In this embodiment, the two rear wheels are controlled in common for the braking force by control valves 41c and 42c, in consideration of the straight-advancing characteristics the vehicle, in particular.

Control valves 41a to 41c and 42a to 42c are controlled by instructions from an electronic control unit (not shown in detail) which is formed of a microcomputer or the like. The control unit is supplied with signals from rotating speed sensors of the individual wheels, and monitors the wheels for slip check. If a slip or locking of a wheel is detected, the control valve corresponding to the slipped wheel is controlled in the aforesaid manner, thereby unlocking the wheel. When the wheel unlocks, it is supplied again with fluid pressure from master cylinder 43 to increase the braking force to a proper skidding condition. Thus, braking efficiency is improved.

FIG. 8 shows a fifth embodiment of the control valve adapted to be effectively used in the aforementioned braking system. In FIG. 8, like reference numerals are used to designate like components as included in the embodiment shown in FIG. 2.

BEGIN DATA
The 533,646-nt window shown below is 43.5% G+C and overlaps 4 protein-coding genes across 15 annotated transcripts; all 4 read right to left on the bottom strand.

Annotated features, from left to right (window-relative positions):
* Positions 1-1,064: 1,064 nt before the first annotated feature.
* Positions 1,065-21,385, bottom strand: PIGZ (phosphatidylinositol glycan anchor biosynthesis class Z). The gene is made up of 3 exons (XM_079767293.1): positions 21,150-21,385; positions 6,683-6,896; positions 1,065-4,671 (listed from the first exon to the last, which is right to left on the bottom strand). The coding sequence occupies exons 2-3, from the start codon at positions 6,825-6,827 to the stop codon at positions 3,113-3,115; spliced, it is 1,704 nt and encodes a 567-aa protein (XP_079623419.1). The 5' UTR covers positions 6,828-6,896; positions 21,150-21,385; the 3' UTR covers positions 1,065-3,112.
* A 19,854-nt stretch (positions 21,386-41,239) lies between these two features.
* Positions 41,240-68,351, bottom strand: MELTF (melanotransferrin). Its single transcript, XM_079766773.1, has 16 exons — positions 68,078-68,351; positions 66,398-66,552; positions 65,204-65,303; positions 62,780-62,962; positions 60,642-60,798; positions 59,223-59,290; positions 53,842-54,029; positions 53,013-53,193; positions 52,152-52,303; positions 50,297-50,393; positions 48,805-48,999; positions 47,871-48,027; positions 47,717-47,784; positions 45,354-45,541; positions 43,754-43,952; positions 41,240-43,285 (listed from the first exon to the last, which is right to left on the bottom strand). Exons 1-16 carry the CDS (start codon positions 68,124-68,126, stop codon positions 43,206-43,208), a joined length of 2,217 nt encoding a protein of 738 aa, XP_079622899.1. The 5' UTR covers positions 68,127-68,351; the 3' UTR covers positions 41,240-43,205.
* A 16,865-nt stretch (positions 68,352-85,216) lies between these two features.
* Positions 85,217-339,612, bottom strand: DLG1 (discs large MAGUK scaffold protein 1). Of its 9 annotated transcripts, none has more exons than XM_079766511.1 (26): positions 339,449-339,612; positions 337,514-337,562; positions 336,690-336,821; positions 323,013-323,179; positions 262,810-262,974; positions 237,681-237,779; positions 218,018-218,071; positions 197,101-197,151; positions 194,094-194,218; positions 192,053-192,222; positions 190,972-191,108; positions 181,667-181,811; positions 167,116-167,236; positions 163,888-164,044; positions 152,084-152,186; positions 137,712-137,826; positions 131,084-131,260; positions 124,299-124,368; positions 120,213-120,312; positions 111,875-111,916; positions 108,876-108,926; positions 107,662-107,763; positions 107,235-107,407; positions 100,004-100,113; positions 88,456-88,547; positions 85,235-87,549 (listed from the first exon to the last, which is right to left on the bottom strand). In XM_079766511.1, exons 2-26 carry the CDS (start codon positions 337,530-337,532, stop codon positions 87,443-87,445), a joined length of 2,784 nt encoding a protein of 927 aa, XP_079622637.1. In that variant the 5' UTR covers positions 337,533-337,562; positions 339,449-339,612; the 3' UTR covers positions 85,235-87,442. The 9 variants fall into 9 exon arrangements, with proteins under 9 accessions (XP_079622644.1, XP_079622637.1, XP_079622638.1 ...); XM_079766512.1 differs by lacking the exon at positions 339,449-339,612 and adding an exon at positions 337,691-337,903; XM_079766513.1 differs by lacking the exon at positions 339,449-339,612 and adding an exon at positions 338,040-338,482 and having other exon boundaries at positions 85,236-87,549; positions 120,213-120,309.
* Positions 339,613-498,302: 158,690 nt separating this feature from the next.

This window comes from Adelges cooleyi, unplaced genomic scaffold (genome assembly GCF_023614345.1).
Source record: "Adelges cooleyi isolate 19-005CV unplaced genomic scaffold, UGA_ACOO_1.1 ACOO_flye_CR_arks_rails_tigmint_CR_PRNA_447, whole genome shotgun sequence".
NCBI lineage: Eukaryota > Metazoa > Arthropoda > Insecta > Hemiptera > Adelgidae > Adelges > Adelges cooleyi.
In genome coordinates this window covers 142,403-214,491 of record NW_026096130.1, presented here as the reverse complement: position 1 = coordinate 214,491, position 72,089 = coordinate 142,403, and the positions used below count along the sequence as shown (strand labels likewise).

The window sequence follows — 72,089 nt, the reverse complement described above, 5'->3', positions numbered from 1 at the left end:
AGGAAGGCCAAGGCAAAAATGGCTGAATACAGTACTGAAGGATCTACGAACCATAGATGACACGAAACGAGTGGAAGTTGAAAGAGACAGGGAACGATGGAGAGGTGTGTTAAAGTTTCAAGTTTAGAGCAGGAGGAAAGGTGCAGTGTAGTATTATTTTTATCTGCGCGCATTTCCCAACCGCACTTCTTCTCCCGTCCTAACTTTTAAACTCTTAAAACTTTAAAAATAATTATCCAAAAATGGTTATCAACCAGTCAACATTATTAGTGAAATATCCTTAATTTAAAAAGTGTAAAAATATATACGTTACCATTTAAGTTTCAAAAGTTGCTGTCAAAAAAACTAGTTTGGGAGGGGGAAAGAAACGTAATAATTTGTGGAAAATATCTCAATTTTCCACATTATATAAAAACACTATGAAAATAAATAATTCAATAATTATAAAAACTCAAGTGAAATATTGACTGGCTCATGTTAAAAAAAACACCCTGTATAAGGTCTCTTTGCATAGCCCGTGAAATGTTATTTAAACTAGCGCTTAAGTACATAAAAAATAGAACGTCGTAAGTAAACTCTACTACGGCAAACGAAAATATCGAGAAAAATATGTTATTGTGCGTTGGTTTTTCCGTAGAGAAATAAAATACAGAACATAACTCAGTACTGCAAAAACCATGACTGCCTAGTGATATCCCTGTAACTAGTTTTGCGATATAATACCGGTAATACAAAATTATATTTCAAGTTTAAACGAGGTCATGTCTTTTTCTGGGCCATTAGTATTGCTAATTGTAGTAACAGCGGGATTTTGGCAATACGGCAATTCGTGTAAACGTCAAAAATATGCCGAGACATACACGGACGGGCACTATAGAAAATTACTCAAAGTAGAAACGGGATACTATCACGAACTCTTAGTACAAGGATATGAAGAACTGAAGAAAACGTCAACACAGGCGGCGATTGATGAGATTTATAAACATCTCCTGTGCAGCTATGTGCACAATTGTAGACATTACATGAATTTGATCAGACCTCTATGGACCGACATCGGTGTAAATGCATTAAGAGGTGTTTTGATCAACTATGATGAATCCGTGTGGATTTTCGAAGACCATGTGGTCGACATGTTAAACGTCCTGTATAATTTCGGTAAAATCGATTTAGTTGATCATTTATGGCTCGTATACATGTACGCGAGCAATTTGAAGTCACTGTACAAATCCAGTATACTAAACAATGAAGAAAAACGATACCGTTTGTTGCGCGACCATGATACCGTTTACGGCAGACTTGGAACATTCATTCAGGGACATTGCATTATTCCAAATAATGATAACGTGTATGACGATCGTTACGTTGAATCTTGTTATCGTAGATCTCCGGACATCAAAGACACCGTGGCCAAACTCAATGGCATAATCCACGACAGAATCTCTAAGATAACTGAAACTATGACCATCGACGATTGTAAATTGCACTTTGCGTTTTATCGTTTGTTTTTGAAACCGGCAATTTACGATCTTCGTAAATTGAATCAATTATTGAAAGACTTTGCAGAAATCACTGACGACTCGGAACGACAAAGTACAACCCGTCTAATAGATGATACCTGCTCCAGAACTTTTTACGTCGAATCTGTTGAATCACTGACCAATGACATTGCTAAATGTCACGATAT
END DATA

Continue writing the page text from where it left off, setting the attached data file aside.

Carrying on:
The control valve of this embodiment is a normally-open valve which may constitute any of control valves 41a to 41c. In this valve, valve member 18 includes valve plug 47 for connecting and disconnecting first and second ports 45 and 46 which communicate with inlet and outlet holes 32 and 33, respectively, as member 18 moves axially. Inlet hole 32 is connected to the master cylinder, and outlet hole 33 to the wheel cylinder. Thus, the control valve switches hydraulic circuits between the master and wheel cylinders.

In this control valve, moreover, if high voltage is applied to piezoelectric element group 14 so that the element group is extended to reduce the capacity of first fluid pressure chamber 16, valve member 18 is moved against the urging force of spring 19 in a manner such that valve plug 47 cuts off fluid passage between first and second ports 45 and 46.